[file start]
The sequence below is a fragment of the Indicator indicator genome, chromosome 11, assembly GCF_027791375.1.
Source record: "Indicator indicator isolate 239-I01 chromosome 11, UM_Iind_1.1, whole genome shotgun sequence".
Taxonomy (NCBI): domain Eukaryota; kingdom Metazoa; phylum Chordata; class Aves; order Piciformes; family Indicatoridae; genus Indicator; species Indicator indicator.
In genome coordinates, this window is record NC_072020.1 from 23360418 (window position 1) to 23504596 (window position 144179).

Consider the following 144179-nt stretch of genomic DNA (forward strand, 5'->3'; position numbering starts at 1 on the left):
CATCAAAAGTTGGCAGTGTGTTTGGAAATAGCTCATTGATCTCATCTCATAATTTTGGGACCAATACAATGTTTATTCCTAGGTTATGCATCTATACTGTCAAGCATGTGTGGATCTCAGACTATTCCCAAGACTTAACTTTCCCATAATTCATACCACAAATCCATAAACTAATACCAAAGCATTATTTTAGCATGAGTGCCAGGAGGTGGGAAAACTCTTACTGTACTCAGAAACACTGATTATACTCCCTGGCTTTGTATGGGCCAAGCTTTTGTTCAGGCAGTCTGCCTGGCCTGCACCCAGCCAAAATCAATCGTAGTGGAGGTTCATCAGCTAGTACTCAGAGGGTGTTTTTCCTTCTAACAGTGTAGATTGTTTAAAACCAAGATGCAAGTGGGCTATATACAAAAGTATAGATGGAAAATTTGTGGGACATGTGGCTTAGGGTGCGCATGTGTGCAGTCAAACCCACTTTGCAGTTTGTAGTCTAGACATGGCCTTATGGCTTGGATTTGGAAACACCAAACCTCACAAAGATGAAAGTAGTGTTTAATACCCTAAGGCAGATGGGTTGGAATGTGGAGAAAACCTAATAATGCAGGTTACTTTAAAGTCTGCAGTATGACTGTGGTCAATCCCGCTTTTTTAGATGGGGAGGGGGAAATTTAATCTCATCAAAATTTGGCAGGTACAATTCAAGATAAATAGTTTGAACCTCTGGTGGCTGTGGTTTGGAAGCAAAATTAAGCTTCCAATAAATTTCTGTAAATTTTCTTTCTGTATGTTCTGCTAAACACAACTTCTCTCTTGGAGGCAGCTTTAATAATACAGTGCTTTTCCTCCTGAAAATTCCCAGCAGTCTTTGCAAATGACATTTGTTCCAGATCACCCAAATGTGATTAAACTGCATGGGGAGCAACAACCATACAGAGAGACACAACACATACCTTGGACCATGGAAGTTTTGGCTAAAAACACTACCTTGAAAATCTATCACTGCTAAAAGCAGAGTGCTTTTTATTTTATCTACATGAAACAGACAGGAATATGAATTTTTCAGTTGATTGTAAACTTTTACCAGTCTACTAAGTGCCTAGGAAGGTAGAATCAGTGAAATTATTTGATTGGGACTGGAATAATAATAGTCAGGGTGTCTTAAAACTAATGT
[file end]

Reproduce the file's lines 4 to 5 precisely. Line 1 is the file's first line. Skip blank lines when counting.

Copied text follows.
In genome coordinates, this window is record NC_072020.1 from 23360418 (window position 1) to 23504596 (window position 144179).

Consider the following 144179-nt stretch of genomic DNA (forward strand, 5'->3'; position numbering starts at 1 on the left):